Belarus is an outlier, as the last European state to maintain the death penalty. And, with a recent amendment, they’re doubling down.
In 1997, the last person to be sentenced to death and executed in Europe met their end in Ukraine. For Belarus, keen to join the Council of Europe for alliance-building and legitimacy in the region, its retention of the death penalty remains the biggest obstacle to being fully embraced by its neighbours.
Now, Belarusian President Alexander Lukashenko’s May 2022 intervention to amend the country’s Criminal Code and expand the application of the death penalty to include those found guilty of “attempting an act of terrorism” has alarmed human rights organisations.
In itself, it was a legal overreach, but Amnesty International also fears the amendment’s design and timing could allow the law to become a mallet to bludgeon political dissent — particularly the activism against Belarus’ involvement in Russia’s invasion of Ukraine.
Although Belarus is not an official party to the conflict, it has provided Russia with access to its borders, hospitals and logistics networks. Activist groups in Belarus such as BYPOL, who allegedly attempted to disrupt transportation of Russian weaponry and military personnel to Ukraine in the so-called ‘railway war’, have drawn the government’s ire.
Belarus remains the only state in Europe and Central Asia that still uses the death penalty. The death penalty has been a part of the Belarusian criminal justice system since the country gained independence from the Soviet Union in 1991, but was limited to “especially grave crimes” such as genocide, terrorism, crimes against humanity, and murder committed in aggravating circumstances.
With the amendment, “attempting an act of terrorism” is the 14th crime that can attract the death penalty. Until now, Belarus’ Criminal Code had prevented the death sentence being applied to acts classified as “preparation for a crime” or an “attempted crime”.
Determining how many offenders are sentenced to death and subsequently executed in Belarus is difficult to assess. Between 1994 and 2014, 245 people were officially sentenced to death. Human rights NGOs International Federation for Human Rights and Viasna believe the true number of executions is “largely under-reported and unknown,” owing to Belarus’ “regular execution of people on the basis of unfair trials and in an atmosphere of total secrecy”.
But invoking the death penalty is more than a theoretical or remote possibility.
The International Federation for Human Rights and Viasna estimate that, since 1991, “over 300 people have been sentenced to death and about 400 have been executed”. This odd discrepancy could be explained by the fact that upon gaining independence, Belarus executed offenders who had been sentenced to death by the Soviet Union before 1991.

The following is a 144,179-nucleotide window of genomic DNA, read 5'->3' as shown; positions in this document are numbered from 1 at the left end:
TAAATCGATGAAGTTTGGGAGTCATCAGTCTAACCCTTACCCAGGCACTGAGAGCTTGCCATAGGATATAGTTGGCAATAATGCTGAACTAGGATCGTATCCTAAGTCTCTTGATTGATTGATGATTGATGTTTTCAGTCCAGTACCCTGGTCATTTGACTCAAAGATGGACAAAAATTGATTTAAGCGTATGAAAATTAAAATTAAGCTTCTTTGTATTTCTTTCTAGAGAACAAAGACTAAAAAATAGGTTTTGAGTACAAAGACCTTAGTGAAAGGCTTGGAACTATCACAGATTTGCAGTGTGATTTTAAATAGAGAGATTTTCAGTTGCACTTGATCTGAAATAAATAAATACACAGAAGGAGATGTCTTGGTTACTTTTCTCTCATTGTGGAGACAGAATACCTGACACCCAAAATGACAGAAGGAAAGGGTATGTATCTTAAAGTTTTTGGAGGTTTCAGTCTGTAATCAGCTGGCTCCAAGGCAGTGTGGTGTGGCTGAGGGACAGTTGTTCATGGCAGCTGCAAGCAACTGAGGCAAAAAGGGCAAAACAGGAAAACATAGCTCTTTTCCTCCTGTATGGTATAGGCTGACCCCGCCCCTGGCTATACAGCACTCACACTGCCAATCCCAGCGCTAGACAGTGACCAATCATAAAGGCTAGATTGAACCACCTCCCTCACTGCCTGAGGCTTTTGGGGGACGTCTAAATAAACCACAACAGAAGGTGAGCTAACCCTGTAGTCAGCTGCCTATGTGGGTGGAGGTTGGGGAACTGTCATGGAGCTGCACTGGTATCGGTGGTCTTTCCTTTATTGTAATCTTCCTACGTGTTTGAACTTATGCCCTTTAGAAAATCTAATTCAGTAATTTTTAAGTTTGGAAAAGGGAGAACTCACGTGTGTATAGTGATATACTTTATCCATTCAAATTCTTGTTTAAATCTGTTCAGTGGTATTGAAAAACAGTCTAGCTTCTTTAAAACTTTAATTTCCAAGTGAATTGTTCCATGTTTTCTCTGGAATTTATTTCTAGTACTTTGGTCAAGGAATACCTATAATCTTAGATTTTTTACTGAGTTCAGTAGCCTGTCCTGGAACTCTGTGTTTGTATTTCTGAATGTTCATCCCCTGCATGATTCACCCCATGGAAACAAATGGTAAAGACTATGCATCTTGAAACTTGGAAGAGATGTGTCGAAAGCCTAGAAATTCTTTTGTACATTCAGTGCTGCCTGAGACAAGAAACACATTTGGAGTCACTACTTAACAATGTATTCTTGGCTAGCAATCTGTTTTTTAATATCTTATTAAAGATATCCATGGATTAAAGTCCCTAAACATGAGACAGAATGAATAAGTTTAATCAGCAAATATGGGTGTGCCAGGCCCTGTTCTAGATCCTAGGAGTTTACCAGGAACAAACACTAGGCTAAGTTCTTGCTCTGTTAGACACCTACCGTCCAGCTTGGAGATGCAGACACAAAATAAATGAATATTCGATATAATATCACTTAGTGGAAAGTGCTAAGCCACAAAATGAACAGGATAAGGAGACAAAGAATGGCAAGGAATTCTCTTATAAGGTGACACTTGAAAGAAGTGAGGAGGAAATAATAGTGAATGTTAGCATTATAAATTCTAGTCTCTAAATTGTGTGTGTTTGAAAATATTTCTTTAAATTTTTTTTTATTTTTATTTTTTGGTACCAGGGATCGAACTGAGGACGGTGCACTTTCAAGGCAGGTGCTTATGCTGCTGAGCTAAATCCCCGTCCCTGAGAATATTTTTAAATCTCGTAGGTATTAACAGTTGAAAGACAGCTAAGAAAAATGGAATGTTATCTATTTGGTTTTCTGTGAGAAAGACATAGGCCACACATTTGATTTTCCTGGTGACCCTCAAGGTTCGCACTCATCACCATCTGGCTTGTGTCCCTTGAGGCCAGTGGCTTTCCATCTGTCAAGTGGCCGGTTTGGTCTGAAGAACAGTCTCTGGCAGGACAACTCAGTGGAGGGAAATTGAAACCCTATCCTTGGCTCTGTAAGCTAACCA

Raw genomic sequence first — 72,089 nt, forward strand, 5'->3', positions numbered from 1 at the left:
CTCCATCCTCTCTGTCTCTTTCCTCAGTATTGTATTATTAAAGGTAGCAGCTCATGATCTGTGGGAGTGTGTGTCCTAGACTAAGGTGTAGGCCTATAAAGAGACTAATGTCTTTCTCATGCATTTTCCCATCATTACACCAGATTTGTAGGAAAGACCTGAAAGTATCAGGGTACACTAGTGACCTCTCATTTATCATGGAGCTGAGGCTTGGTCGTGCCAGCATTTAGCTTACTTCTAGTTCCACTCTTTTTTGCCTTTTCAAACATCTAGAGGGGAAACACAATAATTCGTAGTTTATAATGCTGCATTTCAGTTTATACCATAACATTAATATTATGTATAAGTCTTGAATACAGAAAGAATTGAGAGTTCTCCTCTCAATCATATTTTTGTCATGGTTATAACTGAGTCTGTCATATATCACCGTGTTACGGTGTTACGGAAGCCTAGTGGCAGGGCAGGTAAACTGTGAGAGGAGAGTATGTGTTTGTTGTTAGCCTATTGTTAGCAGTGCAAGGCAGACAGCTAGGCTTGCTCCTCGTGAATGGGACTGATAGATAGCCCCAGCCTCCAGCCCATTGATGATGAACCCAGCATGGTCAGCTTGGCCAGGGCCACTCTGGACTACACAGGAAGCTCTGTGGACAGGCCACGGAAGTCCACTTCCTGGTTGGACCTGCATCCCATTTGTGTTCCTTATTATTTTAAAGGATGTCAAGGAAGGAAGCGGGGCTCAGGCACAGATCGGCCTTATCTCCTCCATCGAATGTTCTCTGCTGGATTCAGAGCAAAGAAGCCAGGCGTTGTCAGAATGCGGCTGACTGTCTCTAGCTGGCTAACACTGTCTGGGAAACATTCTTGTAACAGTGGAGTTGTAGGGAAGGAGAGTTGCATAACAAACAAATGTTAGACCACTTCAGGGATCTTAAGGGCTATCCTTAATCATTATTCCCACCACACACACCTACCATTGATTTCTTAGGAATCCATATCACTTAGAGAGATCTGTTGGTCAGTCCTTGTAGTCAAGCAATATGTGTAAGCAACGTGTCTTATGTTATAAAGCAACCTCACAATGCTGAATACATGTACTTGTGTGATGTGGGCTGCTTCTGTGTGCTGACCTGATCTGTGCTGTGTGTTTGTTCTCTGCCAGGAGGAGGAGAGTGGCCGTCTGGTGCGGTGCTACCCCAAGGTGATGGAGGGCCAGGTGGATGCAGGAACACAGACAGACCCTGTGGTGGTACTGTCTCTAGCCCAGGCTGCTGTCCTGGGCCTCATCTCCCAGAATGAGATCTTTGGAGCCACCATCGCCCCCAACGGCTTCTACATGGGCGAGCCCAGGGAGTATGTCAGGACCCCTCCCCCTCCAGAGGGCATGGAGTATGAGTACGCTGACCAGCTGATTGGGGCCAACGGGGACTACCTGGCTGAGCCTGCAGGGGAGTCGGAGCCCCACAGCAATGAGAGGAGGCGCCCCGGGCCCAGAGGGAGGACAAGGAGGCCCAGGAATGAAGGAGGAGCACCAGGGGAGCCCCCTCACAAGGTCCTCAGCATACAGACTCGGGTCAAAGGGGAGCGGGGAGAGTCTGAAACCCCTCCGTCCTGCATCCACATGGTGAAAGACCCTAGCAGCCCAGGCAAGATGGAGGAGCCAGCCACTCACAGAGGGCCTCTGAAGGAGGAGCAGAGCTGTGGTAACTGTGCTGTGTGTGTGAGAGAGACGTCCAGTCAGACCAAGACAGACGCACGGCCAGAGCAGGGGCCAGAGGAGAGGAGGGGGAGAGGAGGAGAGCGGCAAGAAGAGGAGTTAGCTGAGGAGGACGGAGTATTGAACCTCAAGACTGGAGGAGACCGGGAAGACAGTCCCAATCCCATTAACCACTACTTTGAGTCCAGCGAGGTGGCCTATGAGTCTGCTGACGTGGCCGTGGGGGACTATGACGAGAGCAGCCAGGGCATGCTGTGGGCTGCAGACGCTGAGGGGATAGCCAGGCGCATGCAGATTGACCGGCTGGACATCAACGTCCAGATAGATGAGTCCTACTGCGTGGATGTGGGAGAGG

Domestically, Belarus maintains a strong commitment to retaining the death penalty. But in its dialogue with international organisations and foreign states, Belarus has at times adopted a different tack — showing some openness to law reform in pursuit of improved international standing.
Belarus has sought to be a full member of the Council of Europe since first applying in 1993. The Council of Europe is an international organisation concerned with upholding “human rights, democracy and the rule of law” in the region and boasts 46 member states. For Belarus, joining the Council of Europe would be another step towards legitimacy.
But the Council’s commitment to abolishing the death penalty in the region is a longstanding priority area: it introduced “the first legally-binding instrument abolishing the death penalty in peacetime” in 1982, which was ratified by all current member states. Seven years later, the Council made the abolition of the death penalty a condition of accession for all new member states. Finally, in 2002, the Council of Europe introduced Protocol No 13, requiring all members to maintain complete abolition of capital punishment, including in times of war.
Following Belarus’ unsuccessful application to the Council of Europe in 1993, it was provided ‘special guest status’ to the Parliamentary Assembly. This was subsequently suspended in 1996 after a Belarusian referendum saw the death penalty upheld and other democratic freedoms limited.
In 2009, the Parliamentary Assembly of the Council of Europe suggested Belarus could regain its special guest status if the government would impose a moratorium on the death penalty. In 2010, a Belarusian parliamentary working group was formed to investigate problems associated with the death penalty.
At the time, then-Chairman of the Commission on Foreign Affairs Mikalai Samaseika put forward a pathway to restore the special guest status of Belarus to the Parliamentary Assembly. It was said this pathway to restoration could facilitate “a more effective parliamentary diplomacy in promoting national interests and developing bilateral contacts”. However, the working group failed to file a report into its findings by the end of the government’s term.
To date, Belarus remains outside the Council of Europe and is the last European state not only using the death penalty, but with these recent amendments, expanding its application. The hardening of capital punishment means Belarus now appears further from abolishing the death penalty than it ever has been, but with a renewed geopolitical focus on alliance-building, opportunities to influence remain.
If Belarus is to join its European neighbours in outlawing the death penalty, it may be through deft negotiation and enticement from the countries and institutions that have shunned it to date.
Natalia Antolak-Saper is a Senior Lecturer in the Faculty of Law, Monash University.